Each genus contains a type species (the representative used in defining the genus) and often a number of other species. For each species, authors have been asked to provide details of a single isolate, a characterized virus that is representative of the species as a whole. Some SGs are working to define official “type isolates” for each species; we believe this is a desirable goal although it has not been adopted as ICTV policy.
Most species are members of a genus. However, the code also allows for species to be created within a family (or subfamily) but unassigned to a particular genus. Similarly, most genera are now members of a family but some genera remain unassigned pending further information on their status and relationships. Wherever possible, genera and families are justified on a phylogenetic basis although we recognize that the use of phylogenetic comparisons in virus classification still has much further to go. The designation of higher levels of taxonomy (only orders are recognized in the current Code) is often made difficult by the mosaicism evident amongst the genomes of many related viruses. This poses one of the major challenges for the future. The other most obvious challenge is the vast amount of sequence data that is being generated from environmental samples through metagenomic surveys. These data are revealing the presence of many viruses that are largely uncharacterized and for which host organisms are often unknown (Suttle, 2005). The lack of biological data makes such viruses difficult to classify using current criteria so processes need to be found to integrate the phylogenetic information they provide into future taxonomic schemes.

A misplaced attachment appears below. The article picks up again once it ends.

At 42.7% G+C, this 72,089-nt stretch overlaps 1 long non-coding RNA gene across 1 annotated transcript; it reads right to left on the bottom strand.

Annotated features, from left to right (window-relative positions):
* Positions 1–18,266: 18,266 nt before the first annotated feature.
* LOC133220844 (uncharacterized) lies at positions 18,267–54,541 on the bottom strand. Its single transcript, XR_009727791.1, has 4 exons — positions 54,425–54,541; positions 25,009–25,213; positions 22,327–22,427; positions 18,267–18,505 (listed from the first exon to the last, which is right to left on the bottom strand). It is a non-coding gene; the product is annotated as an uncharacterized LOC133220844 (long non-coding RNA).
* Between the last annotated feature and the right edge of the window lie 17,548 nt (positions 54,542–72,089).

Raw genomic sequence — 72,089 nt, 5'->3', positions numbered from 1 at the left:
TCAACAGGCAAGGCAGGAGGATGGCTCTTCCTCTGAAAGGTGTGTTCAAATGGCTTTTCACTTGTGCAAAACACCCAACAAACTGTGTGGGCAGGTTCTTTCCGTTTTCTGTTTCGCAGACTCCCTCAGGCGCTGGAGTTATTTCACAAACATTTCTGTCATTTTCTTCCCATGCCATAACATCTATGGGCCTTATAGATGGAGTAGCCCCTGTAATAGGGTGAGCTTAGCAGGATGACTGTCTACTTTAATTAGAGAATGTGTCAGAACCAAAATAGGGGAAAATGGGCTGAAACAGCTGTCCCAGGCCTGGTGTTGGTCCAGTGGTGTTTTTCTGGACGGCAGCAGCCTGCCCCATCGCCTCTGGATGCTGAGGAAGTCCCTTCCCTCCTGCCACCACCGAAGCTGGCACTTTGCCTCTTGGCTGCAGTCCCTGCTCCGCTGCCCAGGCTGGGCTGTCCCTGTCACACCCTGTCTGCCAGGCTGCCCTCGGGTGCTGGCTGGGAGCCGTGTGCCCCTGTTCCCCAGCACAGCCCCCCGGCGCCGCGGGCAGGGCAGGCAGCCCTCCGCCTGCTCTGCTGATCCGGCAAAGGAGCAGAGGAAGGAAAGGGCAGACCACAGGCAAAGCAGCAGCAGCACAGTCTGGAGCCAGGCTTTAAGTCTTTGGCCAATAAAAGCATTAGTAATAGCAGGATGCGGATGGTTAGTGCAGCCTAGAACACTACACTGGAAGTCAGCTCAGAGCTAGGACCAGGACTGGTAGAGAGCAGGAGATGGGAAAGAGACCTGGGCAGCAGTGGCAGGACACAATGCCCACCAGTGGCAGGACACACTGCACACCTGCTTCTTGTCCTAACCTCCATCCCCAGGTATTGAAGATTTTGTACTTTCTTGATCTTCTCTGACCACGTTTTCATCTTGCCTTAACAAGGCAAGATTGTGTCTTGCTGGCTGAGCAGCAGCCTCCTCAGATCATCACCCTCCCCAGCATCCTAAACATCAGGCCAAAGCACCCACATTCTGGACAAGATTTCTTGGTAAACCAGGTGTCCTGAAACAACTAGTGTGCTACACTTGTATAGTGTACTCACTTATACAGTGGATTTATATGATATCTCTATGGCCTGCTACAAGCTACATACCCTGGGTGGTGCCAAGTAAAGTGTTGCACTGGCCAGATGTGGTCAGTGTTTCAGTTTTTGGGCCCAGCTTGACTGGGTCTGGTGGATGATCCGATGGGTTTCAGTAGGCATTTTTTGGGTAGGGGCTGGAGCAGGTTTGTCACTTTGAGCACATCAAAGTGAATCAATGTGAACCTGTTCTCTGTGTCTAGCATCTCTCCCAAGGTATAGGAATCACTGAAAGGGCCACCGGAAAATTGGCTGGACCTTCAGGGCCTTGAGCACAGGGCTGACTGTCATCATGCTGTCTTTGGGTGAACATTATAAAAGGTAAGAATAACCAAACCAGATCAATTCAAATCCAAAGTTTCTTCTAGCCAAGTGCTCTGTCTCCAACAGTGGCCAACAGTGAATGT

In addition to universally accepted abbreviations such as DNA and RNA, it is common practice to use abbreviations for virological and technical words in virology. In the Report, we have adopted commonly used abbreviations (e.g. CP for capsid protein and NC for nucleocapsid). These have been approved by the Executive Committee of ICTV for use in the ICTV Report but have no official status. The abbreviations will be used without definition throughout the book, except in a few instances where Study Group conventions (e.g. C in place of CP for capsid protein) dictate different practice. In these instances, abbreviations are defined locally.